ATHENS — The leader and other top officials of Greece's far-right Golden Dawn party were arrested Saturday on suspicion of forming a criminal organization, the first such arrests since democracy was restored here in 1974.
In all, 19 lawmakers, members and collaborators of the neo-Nazi party were detained and dozens more arrests were expected, police said.
The sweep marked a sharp escalation in the government's drive to defang Golden Dawn after a party sympathizer confessed to fatally stabbing an anti-racist musician Sept. 18.
Police said Golden Dawn leader Nikos Michaloliakos was arrested at his home. At least two pistols, a hunting rifle and more than $50,000 in cash were confiscated from the home of the party leader, whom members frequently addressed as "Fuehrer."
Authorities also apprehended party spokesman Ilias Kassidiaris and a local party chief suspected of authorizing the attack on the 34-year-old hip-hop artist known as Killah P.
"None of them showed any resistance," Loukas Krikos, a senior police official involved in the operation, said of the arrests. "They are being held in police headquarters and will be charged by a prosecutor within the day."
Michaloliakos and other senior party officials could face life sentences if convicted of complicity in a string of crimes, including incitement of murder and violent racist and political attacks.
Leaders of Golden Dawn, which uses a warped swastika as its emblem, have made no secret of their adoration of Adolf Hitler and his racist policies. Even so, its support has soared in recent years, tapping into the anger and pain caused by an extreme economic recession that has left 1.4 million Greeks jobless and seen incomes plummet by at least 25%.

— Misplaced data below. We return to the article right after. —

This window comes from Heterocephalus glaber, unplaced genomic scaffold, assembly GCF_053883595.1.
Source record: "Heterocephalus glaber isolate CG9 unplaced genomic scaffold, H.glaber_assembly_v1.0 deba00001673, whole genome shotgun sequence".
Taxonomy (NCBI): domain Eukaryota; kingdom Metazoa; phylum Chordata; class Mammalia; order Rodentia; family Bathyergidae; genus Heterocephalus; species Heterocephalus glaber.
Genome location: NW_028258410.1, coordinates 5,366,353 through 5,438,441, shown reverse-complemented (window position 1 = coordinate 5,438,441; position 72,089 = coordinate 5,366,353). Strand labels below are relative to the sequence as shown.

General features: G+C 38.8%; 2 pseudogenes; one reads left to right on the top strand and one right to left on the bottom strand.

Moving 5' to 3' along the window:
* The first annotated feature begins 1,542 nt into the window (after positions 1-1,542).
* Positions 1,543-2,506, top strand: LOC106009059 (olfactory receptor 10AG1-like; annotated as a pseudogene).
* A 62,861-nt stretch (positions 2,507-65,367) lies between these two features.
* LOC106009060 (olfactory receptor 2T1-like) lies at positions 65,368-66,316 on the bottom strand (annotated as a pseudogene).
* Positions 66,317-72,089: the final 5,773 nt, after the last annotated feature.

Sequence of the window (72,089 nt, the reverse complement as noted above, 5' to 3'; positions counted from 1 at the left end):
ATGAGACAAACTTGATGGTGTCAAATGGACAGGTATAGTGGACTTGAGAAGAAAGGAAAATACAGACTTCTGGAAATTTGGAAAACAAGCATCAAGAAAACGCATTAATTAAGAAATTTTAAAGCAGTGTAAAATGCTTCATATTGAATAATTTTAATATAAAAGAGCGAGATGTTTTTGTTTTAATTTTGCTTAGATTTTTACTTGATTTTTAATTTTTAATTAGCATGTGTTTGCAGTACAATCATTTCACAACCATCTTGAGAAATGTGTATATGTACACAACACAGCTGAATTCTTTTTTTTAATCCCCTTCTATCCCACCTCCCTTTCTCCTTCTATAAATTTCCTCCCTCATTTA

The party has 18 members in Parliament, all of whom would retain their seats unless convicted.
Officials said a nationwide police hunt was underway in a bid to round up at least 30 additional suspects, including three state security officials accused of aiding and abetting the party in beating immigrants and running protection rackets.
Two senior police chiefs and a high-ranking secret service official were dismissed last week amid claims that police were themselves entwined with Golden Dawn operations.
On Saturday, Golden Dawn lawmaker Nikos Michas surrendered himself to authorities, sending hundreds of die-hard supporters outside the police headquarters in central Athens, waving Greek flags and shouting slogans against the government.
"This isn't a crackdown," said Artemis Mattheopoulos, a Golden Dawn lawmaker, "it is a contract killing of a political party and we will not tolerate it."
Surveys conducted before the stabbing showed the once-negligible fringe force representing the third-largest political faction in the country, with its sharp nationalistic and anti-austerity rhetoric polling more than 15% of the vote.
Even so, pundits and politicians have long been divided over the strength of the party's presence on the political landscape. Leftist parties have repeatedly accused the conservative-led government of displaying "excessive tolerance" of the group and its thuggish tactics, including attacks on immigrants, homosexuals and the handicapped.
Since the fatal stabbing of Killah P, born Pavlos Fyssas, the government has moved to outlaw the party and strip it of about $1 million in state funding.
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"There is no doubt that Saturday's arrests mark the start of the end of Golden Dawn," said George Kirtsos, a leading political analyst. "Still, Mr. Samaras and his government will ultimately have to address the social and economic problems that gave rise to it."
"If he doesn't," Kirtsos said, "then it is just a matter of time before another far-right party will be created, perhaps not as violent, but still feeding from the fallout of the recession."
Golden Dawn has vowed to use "all legal means at its disposal" to defend itself, including the resignation of all of its 18 Parliament members, a move that could spark early elections in about 15 regions across the country.